# Carnot refrigerator cost problem

• RockJockey
In summary: That should help you get started. In summary, in order to make 2 kg of ice at 0° C using a Carnot refrigerator with a freezer compartment temperature of -13.5° C and a kitchen temperature of 24.5° C, the COP needs to be calculated using the formula COP=Qc/W. The cost of electrical energy is ten cents per kilowatt · hour and the conversion factor for kilowatt · hours to Joules is 3,600,000 = 1 kilowatt hour.
RockJockey

## Homework Statement

Three kilograms of liquid water at 0° C is put into the freezer compartment of a Carnot refrigerator. The temperature of the compartment is -13.5° C, and the temperature of the kitchen is 24.5° C. If the cost of electrical energy is ten cents per kilowatt · hour, how much does it cost to make two kilograms of ice at 0° C?

## Homework Equations

COP= Qc/W , Qc/Qh=TL/Th , Q=mL L=3.35 x 10^5 j/kg , Qh= W+ Qc, 3,600,000 = 1 kilowatt hour

## The Attempt at a Solution

I used the formula Q=mL to solve for Qc, because this is the heat that needs to be moved to the hot reservoir, got an answer of Qc=1005000J. I then used Qc/Qh = TL/Th to solve for Qh came out to be 1149885.584j. I then used the Qh=W+Qc to solve for W, which equaled 144885.584j. I then solved for the COP = 6.937. I did convert temp values to K. I'm lost after this point I need to know how to come up with the cost.

RockJockey said:

## Homework Statement

Three kilograms of liquid water at 0° C is put into the freezer compartment of a Carnot refrigerator. The temperature of the compartment is -13.5° C, and the temperature of the kitchen is 24.5° C. If the cost of electrical energy is ten cents per kilowatt · hour, how much does it cost to make two kilograms of ice at 0° C?

## Homework Equations

COP= Qc/W , Qc/Qh=TL/Th , Q=mL L=3.35 x 10^5 j/kg , Qh= W+ Qc, 3,600,000 = 1 kilowatt hour

## The Attempt at a Solution

I used the formula Q=mL to solve for Qc, because this is the heat that needs to be moved to the hot reservoir, got an answer of Qc=1005000J.
The problem statement says that you only need to make 2 kg of ice. Even though you put 3 kg of water in the freezer, you only need to make 2 kg of ice (the other 1 kg can remain as water). So you'll have to redo your Qc calculation.
I then used Qc/Qh = TL/Th to solve for Qh came out to be 1149885.584j. I then used the Qh=W+Qc to solve for W, which equaled 144885.584j. I then solved for the COP = 6.937.
What I would have done is first solved for the COP based on Thot and Tcold. Once you have the COP, you can easily solve for the work W using your COP= Qc/W formula. My way is a little easier, but your method works just fine too. But either way, you'll have to redo the calculations using only 2 kg of ice (instead of 3) this time.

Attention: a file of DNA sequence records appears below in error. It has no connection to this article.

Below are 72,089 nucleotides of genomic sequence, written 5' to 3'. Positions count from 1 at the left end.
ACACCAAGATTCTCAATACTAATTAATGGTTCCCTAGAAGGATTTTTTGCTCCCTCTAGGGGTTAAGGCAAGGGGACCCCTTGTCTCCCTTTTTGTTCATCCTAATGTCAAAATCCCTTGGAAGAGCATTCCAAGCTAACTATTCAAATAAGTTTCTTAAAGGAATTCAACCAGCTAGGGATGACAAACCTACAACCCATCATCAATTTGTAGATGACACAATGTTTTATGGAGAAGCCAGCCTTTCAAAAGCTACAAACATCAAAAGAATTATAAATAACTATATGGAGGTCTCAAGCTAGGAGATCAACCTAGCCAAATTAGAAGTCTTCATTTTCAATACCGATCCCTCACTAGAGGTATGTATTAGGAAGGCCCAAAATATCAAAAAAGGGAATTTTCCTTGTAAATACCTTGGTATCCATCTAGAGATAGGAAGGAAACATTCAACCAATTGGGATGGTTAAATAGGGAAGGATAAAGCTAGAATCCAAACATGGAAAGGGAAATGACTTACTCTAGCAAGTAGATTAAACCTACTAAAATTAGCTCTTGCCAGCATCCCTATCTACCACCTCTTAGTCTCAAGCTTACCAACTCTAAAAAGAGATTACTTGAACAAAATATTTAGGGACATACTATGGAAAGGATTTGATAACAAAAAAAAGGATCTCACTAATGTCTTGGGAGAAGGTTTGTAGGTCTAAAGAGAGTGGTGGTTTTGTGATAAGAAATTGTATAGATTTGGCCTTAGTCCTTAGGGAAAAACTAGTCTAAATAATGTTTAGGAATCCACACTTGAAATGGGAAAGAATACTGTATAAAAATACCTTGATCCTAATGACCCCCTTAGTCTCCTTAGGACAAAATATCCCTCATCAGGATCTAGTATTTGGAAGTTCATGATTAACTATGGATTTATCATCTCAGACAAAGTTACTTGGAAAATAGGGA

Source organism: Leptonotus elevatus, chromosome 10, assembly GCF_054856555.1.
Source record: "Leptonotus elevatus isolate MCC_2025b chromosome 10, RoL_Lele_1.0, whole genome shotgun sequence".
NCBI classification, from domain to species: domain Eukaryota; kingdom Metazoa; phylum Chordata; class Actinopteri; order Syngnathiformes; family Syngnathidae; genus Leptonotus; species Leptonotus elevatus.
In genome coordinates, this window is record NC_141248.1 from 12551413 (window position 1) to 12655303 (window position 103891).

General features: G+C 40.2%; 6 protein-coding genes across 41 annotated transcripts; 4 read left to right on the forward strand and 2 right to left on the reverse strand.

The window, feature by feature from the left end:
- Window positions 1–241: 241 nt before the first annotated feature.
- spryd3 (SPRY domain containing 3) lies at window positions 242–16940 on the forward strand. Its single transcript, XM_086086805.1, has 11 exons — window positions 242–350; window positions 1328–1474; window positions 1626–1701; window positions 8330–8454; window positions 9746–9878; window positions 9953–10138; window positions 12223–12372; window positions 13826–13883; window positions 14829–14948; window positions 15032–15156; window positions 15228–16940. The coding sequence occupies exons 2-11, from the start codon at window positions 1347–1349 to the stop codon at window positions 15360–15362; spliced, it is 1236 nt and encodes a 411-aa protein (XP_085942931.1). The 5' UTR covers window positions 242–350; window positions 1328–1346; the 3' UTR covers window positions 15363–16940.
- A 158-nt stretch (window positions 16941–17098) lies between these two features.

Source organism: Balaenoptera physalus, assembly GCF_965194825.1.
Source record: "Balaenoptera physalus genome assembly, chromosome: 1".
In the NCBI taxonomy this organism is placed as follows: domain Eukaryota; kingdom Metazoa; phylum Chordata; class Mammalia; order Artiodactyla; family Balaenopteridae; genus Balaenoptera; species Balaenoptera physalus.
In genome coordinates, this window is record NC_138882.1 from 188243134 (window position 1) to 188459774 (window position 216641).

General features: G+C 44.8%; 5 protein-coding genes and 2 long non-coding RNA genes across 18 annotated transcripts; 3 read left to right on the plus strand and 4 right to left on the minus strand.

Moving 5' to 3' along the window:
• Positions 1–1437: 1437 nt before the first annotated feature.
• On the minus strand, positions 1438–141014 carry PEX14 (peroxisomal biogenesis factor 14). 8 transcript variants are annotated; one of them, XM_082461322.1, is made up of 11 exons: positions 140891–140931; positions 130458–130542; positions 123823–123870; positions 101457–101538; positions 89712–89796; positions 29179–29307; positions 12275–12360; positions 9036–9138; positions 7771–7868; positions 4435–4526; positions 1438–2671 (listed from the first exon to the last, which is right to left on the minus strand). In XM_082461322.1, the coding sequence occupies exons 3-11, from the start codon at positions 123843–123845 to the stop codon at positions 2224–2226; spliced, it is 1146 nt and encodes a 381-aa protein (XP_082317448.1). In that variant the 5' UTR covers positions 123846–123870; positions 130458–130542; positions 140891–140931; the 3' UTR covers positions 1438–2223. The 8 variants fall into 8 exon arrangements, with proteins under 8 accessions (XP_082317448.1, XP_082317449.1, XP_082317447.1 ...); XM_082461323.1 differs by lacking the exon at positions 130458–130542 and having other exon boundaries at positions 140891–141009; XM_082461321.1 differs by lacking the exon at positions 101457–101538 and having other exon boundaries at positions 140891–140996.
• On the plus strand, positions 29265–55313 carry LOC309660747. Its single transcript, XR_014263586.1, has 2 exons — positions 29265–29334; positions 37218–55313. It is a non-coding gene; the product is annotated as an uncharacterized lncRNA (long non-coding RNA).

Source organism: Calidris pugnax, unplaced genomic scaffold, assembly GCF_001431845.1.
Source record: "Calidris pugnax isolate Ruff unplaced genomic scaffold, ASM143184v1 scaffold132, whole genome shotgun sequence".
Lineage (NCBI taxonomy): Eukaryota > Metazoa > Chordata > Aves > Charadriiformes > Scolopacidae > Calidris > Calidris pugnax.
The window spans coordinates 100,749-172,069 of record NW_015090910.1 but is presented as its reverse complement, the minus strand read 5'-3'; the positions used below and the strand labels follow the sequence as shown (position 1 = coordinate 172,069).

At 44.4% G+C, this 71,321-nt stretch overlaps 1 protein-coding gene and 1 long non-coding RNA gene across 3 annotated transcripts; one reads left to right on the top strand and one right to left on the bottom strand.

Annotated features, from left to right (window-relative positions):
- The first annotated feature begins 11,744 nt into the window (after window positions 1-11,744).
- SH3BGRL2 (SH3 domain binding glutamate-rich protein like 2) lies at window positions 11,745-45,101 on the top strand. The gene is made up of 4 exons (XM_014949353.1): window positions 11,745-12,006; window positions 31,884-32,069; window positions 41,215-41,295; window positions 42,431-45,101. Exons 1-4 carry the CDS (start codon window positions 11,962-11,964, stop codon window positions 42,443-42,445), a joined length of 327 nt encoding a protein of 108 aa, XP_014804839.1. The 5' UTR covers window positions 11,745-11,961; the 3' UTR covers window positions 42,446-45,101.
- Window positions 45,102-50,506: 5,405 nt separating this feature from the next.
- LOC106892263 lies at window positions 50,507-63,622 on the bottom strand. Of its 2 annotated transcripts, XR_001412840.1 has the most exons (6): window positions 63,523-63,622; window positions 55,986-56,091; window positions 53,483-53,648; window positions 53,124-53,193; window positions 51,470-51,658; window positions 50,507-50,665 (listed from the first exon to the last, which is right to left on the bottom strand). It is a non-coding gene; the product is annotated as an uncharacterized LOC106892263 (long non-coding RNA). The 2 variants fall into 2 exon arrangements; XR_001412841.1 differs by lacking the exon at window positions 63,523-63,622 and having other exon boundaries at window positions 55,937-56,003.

I'm lost after this point I need to know how to come up with the cost.
Once you find the work in Joules, you have to convert that to kilowatt · hours.

Joules are a measure of energy. kilowatt · hours are also a measure of energy (just different units).

Here is a hint. 1 Watt = 1 Joule/second.

## What is the Carnot refrigerator cost problem?

The Carnot refrigerator cost problem is a theoretical problem in thermodynamics that aims to determine the minimum cost of operating a refrigerator. It is based on the Carnot cycle, which is a theoretical thermodynamic cycle that represents the most efficient way to convert heat into work.

## How does the Carnot refrigerator cost problem relate to real-life refrigerators?

The Carnot refrigerator cost problem is a theoretical concept that is used to understand the thermodynamic principles behind refrigeration. It does not directly relate to real-life refrigerators, but it serves as a benchmark for evaluating the efficiency and cost-effectiveness of refrigeration systems.

## What factors affect the cost of a Carnot refrigerator?

The cost of a Carnot refrigerator is affected by the temperature difference between the hot and cold reservoirs, the efficiency of the refrigerator, and the cost of the materials and components used in its construction. Additionally, the operating conditions and maintenance costs can also impact the overall cost of a Carnot refrigerator.

## What is the minimum cost of a Carnot refrigerator?

The minimum cost of a Carnot refrigerator is determined by the Carnot efficiency, which is the maximum theoretical efficiency of a refrigerator. This efficiency is calculated by dividing the absolute temperature of the hot reservoir by the difference between the absolute temperatures of the hot and cold reservoirs. The lower the temperature difference, the higher the Carnot efficiency and the lower the minimum cost of a Carnot refrigerator.

## How can the cost of a Carnot refrigerator be reduced?

The cost of a Carnot refrigerator can be reduced by improving its efficiency, reducing the temperature difference between the hot and cold reservoirs, and using cost-effective materials and components. Additionally, regular maintenance and proper operation can also help to reduce the overall cost of a Carnot refrigerator. Advances in technology and materials may also lead to more cost-effective refrigeration systems in the future.

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